Friday, May 27, 2022

Interpersonal Utility Comparisons

One common criticism of utilitarianism is that we have no way of way of trading off utility gains to one person against utility losses to another in order to say whether the net change is an increase or decrease in total utility. That is not a problem for much of economic theory, which can be done not only without interpersonal comparisons but without assuming anything more than individual preferences. But it is a problem for the idea of economic efficiency, a criterion of goodness derived from Marshall’s definition of an economic improvement. Marshall, a utilitarian, offered the concept of an economic improvement as corresponding, albeit imperfectly, to a change that increased total utility.

We can and do make interpersonal utility comparisons, although not very well. A parent making decisions that affect his children is implicitly asking himself whether doing something one child wants to do and the other doesn't will increase the former's happiness more than it decreases the latter. Someone deciding which friend to give a gift to is doing it in part on which he thinks will be made happier by it. I signal my feelings, including preferences, in facial expressions, voice tones, and the like; others appear to do the same, giving me some idea of the strength as well as the ordering of their preferences and comparing to mine.

I cannot know another person’s preferences with certainty but I have no serious doubt that the disutility to a random stranger of being tortured to death is greater than the disutility to me of stubbing my toe.

Thursday, May 26, 2022

The Need for Interpersonal Utility in Economics

Alfred Marshall defined the value of an outcome to an individual, positive or negative, as the largest amount he would be willing to pay to get it or prevent it. He defined an economic improvement as a change whose total value was positive, meaning that the value to those who benefited by it was greater than the disvalue to those who lost by it. He offered the concept as an imperfect proxy for a utility increase on the grounds that although a given amount of money might represent more utility for one person than another such differences would usually average out for changes that affected many people. Put in modern terminology, an economic improvement is an increase in economic efficiency and an outcome is efficient if it cannot be improved.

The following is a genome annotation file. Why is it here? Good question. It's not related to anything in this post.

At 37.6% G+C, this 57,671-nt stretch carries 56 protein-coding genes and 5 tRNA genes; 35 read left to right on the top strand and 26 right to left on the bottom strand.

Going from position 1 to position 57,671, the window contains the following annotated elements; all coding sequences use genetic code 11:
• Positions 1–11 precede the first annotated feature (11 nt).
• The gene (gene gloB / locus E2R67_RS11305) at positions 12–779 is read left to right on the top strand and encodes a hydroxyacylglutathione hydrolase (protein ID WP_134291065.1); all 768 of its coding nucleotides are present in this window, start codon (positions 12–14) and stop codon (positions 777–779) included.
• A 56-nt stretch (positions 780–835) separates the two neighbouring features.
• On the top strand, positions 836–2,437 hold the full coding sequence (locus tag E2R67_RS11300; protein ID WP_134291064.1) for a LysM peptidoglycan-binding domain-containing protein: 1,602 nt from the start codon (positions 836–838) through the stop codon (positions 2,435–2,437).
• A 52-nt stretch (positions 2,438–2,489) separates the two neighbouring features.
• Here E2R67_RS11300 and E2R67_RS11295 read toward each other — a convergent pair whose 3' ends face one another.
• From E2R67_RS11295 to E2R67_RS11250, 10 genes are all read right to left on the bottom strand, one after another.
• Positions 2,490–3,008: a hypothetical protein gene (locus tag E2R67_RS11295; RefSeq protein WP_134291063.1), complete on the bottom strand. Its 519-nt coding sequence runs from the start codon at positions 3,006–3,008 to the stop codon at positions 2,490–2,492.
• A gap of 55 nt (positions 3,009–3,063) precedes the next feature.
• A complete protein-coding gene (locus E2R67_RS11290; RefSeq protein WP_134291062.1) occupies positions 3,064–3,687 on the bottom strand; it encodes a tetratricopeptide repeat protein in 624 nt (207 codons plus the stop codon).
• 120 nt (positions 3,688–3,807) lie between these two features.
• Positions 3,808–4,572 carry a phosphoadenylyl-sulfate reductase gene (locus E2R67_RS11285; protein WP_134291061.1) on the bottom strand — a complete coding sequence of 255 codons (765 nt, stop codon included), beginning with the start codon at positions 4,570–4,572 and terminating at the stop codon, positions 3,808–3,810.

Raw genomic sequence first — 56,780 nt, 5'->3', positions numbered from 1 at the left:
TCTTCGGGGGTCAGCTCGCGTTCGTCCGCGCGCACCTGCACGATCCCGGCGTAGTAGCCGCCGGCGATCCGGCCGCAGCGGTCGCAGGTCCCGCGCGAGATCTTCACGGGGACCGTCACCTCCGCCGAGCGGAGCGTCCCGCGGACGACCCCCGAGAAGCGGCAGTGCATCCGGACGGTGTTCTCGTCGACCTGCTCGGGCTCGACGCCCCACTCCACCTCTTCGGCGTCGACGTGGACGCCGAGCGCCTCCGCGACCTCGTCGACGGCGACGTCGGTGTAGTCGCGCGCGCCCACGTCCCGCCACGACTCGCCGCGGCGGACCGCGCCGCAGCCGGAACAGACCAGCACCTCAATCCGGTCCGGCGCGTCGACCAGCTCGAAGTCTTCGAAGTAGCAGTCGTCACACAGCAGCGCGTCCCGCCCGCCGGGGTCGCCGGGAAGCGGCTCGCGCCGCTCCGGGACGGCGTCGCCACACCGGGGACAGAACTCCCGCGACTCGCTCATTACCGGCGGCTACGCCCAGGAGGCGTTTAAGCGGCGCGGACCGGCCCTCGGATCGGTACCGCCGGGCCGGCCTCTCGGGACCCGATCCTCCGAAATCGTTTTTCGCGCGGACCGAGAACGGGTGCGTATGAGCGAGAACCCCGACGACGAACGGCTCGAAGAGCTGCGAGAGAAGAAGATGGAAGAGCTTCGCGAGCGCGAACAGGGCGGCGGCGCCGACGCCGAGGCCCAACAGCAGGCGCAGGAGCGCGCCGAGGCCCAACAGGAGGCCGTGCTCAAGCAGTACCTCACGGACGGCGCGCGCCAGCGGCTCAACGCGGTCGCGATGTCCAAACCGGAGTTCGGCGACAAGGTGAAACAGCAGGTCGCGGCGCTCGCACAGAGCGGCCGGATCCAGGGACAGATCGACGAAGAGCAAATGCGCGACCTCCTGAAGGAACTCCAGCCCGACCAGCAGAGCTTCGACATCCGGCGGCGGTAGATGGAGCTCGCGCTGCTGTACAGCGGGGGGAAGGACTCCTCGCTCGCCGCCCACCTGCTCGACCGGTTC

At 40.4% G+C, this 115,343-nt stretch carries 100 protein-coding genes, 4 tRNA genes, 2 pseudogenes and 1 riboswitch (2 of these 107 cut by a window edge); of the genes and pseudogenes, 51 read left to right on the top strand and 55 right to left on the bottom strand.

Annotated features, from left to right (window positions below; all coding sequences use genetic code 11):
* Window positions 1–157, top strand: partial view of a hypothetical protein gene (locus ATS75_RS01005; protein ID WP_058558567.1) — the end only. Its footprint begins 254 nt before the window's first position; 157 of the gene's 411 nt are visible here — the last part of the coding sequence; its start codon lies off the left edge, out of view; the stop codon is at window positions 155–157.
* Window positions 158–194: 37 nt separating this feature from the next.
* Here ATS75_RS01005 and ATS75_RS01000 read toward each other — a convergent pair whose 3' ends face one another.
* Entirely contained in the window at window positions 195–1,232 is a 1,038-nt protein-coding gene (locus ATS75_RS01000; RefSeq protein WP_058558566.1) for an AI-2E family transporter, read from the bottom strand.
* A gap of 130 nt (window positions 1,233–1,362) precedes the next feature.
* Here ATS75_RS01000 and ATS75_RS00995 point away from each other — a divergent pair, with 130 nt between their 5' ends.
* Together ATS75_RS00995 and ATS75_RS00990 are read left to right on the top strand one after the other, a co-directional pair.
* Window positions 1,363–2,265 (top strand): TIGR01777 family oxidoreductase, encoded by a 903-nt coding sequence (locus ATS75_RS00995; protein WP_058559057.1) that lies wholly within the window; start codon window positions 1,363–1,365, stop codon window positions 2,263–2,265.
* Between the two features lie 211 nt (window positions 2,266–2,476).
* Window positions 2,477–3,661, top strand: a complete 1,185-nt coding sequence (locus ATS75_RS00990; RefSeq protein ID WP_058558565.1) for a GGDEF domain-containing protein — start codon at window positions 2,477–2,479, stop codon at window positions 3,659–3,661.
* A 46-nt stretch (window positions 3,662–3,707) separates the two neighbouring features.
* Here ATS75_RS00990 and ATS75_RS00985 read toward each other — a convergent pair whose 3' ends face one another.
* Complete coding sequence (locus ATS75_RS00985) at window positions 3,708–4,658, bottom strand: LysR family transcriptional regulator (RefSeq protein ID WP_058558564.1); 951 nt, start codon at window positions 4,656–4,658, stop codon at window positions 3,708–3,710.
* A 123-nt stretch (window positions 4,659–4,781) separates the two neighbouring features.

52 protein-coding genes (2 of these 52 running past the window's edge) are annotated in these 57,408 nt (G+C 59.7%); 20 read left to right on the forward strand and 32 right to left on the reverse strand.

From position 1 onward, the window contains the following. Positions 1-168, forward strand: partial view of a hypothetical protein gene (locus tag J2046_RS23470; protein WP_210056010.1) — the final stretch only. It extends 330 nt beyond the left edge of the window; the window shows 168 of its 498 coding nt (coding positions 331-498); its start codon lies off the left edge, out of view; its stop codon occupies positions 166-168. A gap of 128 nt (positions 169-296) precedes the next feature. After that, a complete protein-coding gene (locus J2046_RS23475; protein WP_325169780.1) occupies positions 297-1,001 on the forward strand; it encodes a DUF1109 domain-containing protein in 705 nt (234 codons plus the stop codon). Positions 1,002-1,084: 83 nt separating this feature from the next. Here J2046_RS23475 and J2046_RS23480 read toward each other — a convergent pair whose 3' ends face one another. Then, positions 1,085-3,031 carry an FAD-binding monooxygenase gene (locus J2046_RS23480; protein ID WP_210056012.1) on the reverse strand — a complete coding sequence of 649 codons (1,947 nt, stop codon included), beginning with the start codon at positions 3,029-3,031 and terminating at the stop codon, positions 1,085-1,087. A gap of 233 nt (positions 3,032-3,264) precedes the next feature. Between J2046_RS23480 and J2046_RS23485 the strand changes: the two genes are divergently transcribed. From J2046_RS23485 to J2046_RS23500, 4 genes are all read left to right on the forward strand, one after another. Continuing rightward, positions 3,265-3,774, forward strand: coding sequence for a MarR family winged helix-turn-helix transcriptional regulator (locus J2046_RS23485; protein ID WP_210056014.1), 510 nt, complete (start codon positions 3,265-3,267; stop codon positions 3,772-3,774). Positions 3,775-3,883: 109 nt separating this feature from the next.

A Pareto improvement, a concept originated by Vilfredo Pareto, is a change that benefits at least one person and harms nobody, avoiding the need for any interpersonal comparison of amount of benefit and harm. An outcome is Pareto efficient if it cannot be improved. The problem with substituting the Pareto versions of improvement and efficient for the ones based on Marshall’s approach is that almost no change affecting a significant number of people is a Pareto improvement, hence almost all outcomes are Pareto efficient.

Hicks and Kaldor tried to solve that problem with the concept of a potential Pareto improvement, a change that would be a Pareto improvement if combined with a suitable set of payments from people who gained to people who lost. If gainers gain more than losers lose, making the change a Marshall improvement, there should be some set of transfers that fully compensates the latter while leaving some gain for the former so, in almost all circumstances, something is a potential Pareto improvement if and only if it is a Marshall improvement.[1] Since the transfers are not actually made, a potential Pareto improvement is not an actual Pareto improvement — some people gain, some lose — so justifying it as a criterion for what changes are good or bad requires the same interpersonal utility comparison as Marshall’s approach.

It just makes the fact less obvious.

In order for economists to conclude that abolishing a tariff or a minimum wage law or practically any other change is (or is not) good for the country, an improvement, they must be willing to bite the bullet, treat utility as interpersonally comparable.

[1] I describe a situation in which something is a Marshall improvement but not a potential Pareto/Hicks-Kaldor improvement in "Does Altruism Produce Efficient Outcomes? Marshall vs Kaldor." Journal of Legal Studies, 1987 Vol. XVII, (January 1988).


Sunday, May 22, 2022

Why Not Sell Single Shoes?

Shoes, in my experience, are always sold in pairs. Should they be?

I can think of at least two arguments against. One is that sometimes one shoe of a pair wears out or gets damaged and you have to throw the whole pair away. This is particularly likely if your feet are not perfect mirror images of each other. Mine are not — my right foot has some lumps on it, apparently normal and non-dangerous sorts of lumps that sometimes occur with aging. The result is that my right shoes wear out faster than my left. Since I have been buying the same shoes from the same seller for years, I now have two pair — possibly a third if I looked harder — plus a number of unpaired left shoes.

That, of course, suggests the other advantage to selling single shoes. When I get new shoes they are comfortable on the left foot, tight on the right. Eventually, after time to stretch, they are loose on the left foot, comfortable on the right. But if I could buy a right shoe one size wider than the left ...